Saturday 20 July 2019

Protest says no to new council bye-law on dogs

Dog owners protest against new 'off-leash' areas in public parks

John Manning

The Fingal Dog Owners Group says they will settle only for the complete reversal of park bye-laws that are seeing dog owners forced into fenced off areas if they want to let their dogs off the leash.

John O'Callaghan from the Fingal Dog Owners Group says that the new bye-laws were justified by the council on the back of reports of dogs attacking other park users when they are off-leash.

But he said when the group challenged the council to show when and where these incidents took place, via a Freedom of Information (FOI) request, the report showed no dog attacks reported in the county's public parks during the period covered by the FOI request.

He said that if there was no reported attacks in the public parks then the decision on the bye-laws was made based on inaccurate information and leaves the new bye-laws 'flawed' and 'invalid', according to the group.

He criticised councillors for not seeking the same information before voting on the issue.

The first park to see fencing going up to separate an off-leash area has been the Ward River Valley Park and Mr O'Callaghan was critical of suggestions made a previous council meeting that the group were in favour of simply moving the off-leash areas within the park.

He said they would settle for no less than a 'complete reversal' of the bye-laws.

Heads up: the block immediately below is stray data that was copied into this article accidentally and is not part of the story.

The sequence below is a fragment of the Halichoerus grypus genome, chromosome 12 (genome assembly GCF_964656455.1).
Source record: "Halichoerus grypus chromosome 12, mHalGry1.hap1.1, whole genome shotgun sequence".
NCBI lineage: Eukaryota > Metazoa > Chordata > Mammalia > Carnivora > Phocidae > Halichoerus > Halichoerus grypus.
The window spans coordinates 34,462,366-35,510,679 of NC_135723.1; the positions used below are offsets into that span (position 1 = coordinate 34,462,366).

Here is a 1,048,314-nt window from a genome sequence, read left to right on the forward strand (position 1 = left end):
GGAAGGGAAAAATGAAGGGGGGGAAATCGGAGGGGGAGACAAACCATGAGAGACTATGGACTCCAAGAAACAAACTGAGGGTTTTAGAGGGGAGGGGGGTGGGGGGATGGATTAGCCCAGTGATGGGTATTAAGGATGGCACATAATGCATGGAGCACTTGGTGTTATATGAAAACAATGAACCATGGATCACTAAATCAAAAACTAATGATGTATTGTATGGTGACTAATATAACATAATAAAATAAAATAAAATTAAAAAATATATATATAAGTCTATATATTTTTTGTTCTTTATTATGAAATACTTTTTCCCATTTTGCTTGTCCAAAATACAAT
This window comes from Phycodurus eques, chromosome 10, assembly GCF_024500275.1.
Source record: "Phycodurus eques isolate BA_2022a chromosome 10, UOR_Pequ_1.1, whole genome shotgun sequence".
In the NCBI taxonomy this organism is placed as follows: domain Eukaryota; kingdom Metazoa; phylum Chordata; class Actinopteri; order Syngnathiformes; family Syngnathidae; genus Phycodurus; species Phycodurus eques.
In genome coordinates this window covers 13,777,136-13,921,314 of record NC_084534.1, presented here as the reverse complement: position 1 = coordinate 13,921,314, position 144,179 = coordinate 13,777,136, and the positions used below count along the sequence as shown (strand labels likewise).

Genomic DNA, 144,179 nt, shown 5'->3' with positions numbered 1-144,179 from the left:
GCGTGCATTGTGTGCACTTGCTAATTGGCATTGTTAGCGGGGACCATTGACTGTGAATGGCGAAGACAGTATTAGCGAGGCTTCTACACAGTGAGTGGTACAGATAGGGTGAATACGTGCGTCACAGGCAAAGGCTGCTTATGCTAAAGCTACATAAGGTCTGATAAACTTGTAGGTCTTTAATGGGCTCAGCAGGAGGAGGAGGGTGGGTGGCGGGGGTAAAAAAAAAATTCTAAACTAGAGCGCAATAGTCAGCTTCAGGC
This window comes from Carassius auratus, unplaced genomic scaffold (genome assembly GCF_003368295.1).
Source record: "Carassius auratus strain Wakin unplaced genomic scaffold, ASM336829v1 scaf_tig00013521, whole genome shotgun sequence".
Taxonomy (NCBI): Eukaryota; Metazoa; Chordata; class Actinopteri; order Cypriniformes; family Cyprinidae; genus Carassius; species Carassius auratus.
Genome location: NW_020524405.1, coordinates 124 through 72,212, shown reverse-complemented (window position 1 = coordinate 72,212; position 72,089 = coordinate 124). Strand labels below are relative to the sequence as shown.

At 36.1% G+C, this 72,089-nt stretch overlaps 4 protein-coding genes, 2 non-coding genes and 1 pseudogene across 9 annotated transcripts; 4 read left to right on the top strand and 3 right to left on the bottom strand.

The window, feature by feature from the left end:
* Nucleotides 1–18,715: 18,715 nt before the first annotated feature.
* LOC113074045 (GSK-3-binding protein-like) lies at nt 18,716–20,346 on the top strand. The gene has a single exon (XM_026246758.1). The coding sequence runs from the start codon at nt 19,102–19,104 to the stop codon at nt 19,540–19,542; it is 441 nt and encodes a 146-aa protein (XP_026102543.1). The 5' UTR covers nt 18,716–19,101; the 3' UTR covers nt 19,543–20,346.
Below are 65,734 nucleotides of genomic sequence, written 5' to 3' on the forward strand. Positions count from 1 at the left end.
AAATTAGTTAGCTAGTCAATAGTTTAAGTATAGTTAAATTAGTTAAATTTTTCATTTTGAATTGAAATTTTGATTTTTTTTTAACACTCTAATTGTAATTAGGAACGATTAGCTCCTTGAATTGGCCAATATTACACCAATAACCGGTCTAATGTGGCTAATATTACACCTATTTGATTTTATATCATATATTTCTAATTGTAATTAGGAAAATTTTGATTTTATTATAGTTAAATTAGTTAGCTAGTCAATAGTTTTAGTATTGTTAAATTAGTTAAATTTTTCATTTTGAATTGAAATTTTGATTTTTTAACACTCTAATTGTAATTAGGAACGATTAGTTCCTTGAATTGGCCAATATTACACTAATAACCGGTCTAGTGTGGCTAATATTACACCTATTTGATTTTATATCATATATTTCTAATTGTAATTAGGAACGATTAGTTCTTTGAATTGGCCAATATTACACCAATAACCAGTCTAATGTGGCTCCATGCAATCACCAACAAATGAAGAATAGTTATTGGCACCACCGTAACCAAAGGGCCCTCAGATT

He said there was 'no reason' to change the previous bye-laws and the council should immediately revert to those.

The Fingal Dog Owners Group has been in existence for only two months but has grown to over 1,500 members.

A sizeable chunk of those turned out in Malahide at the weekend with their dogs to protest the new bye-laws.

The protesters marched from the centre of Malahide Village to Malahide Castle and Demesne which is one of the large regional parks earmarked for an off-leash area.

John says the quick growth of the group is an indicator of the 'outrage of dog walkers' who regularly use Fingal's parks to exercise their dogs off the leash.

He said that dog walkers are the largest user group' in Fingal's network of public parks and their voices needed to be heard on this issue.

The council argues that it has to balance the needs of many park users and the off-leas areas are an attempt to do that. It said it was due to meet with the Fingal Dog Owners Group again, later this month and hear their views on the issue but it appears that nothing short of a full reversal of the bye-laws will suffice for the group.

Until then, there are sure to be repeats of this weekend's protests.

Fingal Independent